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Gynecol Oncol. 1999 Jan;72(1):51-5.

Endometrial carcinoma associated with hyperplasia--immunohistochemical study of angiogenesis and p53 expression.

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  • 1Faculty of Medicine, Kyushu University 60, Maidashi 3-1-1, Higashi-ku, Fukuoka, 812-8582, Japan.



To clarify the hypothesis that there are two pathways of endometrial carcinogenesis we compared the frequency of abnormal p53 protein expression and angiogenesis in endometrial carcinomas with and without hyperplasia.


Specimens obtained from 70 patients with stage I-IV endometrial carcinomas were available for this immunohistochemical study. Immunohistochemical staining for factor VIII-related and p53 antigens was performed using a standard immunoperoxidase technique (Histofine SAB-PO Kit, Nichirei Co., Tokyo, Japan). Microvessels were highlighted by staining endothelial cells for factor VIII-related antigen, and microvessel density (MVD) was counted in a x200 field (0.785 mm2 per field) in the area of most active neovascularization. p53 protein was detected with monoclonal anti-p53 antibodies (clone DO-7, Dako, Santa Barbara, CA).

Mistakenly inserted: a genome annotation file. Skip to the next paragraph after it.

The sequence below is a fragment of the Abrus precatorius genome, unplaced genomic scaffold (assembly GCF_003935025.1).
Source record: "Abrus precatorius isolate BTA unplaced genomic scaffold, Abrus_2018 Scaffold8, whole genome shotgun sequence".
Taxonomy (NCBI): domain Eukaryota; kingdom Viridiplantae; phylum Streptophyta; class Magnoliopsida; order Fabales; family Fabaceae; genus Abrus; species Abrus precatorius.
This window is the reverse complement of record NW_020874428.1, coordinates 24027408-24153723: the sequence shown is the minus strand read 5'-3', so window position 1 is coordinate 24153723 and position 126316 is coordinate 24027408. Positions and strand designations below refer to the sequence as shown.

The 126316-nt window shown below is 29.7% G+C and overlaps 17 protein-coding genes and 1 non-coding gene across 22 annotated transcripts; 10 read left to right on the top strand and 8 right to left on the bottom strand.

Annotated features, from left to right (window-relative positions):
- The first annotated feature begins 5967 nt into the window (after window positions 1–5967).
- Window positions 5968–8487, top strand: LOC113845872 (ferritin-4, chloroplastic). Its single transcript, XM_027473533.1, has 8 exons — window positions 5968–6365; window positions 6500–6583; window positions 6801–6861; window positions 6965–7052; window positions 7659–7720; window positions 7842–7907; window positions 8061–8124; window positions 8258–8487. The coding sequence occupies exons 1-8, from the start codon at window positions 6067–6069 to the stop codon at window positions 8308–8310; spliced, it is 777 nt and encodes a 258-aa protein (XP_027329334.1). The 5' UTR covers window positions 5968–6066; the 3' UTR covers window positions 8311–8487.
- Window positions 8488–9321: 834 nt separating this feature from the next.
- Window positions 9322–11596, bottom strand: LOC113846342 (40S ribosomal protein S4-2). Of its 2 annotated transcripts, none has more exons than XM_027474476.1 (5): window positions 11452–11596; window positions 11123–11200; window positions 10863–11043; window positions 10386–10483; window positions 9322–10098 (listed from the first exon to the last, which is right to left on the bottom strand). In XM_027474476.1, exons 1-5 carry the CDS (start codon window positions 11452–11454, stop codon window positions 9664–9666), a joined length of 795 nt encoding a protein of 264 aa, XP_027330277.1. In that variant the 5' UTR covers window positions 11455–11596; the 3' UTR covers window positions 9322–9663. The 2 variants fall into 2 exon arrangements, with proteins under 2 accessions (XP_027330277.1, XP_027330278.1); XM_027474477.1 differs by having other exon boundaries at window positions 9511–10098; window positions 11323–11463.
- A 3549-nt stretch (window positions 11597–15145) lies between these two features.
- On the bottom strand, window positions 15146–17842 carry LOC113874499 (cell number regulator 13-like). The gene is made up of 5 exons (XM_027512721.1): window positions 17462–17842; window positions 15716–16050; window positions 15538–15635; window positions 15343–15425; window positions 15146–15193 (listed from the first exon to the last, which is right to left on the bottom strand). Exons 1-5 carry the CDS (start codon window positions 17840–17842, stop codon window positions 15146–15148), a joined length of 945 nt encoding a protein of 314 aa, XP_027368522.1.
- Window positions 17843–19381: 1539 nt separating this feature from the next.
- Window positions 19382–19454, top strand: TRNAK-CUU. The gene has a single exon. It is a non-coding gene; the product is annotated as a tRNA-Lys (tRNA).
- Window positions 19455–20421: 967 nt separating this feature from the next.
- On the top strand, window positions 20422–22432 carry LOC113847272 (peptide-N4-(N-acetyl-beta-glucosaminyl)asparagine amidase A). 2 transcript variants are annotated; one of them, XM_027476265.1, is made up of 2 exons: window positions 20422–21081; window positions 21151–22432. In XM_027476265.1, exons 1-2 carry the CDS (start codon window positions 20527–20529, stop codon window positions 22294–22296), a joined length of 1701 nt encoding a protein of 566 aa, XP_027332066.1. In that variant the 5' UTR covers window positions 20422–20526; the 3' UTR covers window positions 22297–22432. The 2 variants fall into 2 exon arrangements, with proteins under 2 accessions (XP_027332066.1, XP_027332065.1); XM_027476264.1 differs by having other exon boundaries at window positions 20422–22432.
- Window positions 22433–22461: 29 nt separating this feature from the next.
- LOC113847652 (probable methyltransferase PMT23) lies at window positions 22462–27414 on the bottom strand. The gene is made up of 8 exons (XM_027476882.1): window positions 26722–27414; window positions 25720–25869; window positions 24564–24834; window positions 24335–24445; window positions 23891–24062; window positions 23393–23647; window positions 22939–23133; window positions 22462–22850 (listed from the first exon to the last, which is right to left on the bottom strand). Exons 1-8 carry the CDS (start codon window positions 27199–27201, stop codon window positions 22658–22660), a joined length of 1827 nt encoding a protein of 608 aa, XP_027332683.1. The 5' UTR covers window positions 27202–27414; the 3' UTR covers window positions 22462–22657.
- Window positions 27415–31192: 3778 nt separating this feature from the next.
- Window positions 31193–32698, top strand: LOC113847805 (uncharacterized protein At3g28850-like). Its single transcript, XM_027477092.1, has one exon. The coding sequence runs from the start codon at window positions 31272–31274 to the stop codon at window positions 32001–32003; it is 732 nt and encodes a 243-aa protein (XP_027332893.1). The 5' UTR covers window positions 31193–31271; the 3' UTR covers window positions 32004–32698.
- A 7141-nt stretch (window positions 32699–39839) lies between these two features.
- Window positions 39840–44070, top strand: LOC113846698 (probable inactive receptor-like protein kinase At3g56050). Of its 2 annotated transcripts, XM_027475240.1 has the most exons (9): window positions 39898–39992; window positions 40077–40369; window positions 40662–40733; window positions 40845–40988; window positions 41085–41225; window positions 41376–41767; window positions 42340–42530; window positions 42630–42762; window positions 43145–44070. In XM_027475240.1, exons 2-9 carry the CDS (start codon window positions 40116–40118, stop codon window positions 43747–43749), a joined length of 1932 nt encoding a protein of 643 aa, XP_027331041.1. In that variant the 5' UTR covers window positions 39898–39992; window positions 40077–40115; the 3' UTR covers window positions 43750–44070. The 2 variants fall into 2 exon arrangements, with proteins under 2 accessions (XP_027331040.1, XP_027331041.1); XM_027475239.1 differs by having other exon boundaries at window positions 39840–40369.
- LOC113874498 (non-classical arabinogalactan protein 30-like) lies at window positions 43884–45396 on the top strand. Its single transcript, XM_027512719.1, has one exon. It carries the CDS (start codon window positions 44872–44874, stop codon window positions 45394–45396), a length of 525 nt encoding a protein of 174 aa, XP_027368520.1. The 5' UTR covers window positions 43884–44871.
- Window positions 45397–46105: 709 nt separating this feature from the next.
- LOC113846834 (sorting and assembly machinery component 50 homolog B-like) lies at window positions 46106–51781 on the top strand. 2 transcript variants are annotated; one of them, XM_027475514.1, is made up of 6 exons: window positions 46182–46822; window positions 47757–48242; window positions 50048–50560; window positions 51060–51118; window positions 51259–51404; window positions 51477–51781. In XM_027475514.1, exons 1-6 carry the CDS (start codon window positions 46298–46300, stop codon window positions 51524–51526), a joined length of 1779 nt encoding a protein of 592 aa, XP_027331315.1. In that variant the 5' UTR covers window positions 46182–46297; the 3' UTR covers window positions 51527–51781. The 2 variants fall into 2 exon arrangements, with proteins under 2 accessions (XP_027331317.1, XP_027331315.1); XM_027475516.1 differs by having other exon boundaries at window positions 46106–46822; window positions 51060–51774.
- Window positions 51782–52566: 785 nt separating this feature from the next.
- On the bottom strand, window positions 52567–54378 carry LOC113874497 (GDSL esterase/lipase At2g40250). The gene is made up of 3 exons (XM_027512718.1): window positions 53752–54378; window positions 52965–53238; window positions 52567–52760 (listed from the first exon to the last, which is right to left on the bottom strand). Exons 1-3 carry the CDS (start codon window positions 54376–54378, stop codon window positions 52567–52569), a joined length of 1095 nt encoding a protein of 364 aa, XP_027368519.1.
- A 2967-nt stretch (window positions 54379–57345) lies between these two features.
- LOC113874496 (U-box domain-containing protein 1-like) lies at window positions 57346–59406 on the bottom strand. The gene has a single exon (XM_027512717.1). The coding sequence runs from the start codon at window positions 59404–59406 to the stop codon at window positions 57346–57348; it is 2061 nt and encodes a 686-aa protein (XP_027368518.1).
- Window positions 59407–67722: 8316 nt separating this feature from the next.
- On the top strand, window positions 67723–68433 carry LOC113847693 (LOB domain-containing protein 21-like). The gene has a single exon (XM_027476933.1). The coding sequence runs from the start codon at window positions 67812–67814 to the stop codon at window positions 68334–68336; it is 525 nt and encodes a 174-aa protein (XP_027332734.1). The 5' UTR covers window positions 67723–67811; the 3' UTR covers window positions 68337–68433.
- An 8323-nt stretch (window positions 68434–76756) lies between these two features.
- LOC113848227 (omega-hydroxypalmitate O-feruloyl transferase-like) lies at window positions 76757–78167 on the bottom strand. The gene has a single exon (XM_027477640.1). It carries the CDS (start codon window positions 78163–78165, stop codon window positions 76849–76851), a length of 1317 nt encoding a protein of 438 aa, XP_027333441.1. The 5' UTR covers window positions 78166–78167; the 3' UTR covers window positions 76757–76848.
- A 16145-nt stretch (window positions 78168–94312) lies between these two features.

Twenty-six of 73 (37%) patients had hyperplasia in the endometrium adjacent to the carcinoma. Significantly more patients with low MVD (less than 60) had carcinoma with hyperplasia than those with carcinoma without hyperplasia (P = 0.0053). p53 expression was noted in a carcinomatous area in 8 of 26 patients (30. 8%) with hyperplasia compared to 26 of 44 (59.1%) without hyperplasia, and the difference was statistically significant (P = 0. 0220).


The presence or absence of hyperplasia is a different pathogenesis and important in assessing the biological behavior of endometrial carcinoma, especially concerning angiogenesis and p53 expression.

Copyright 1999 Academic Press.

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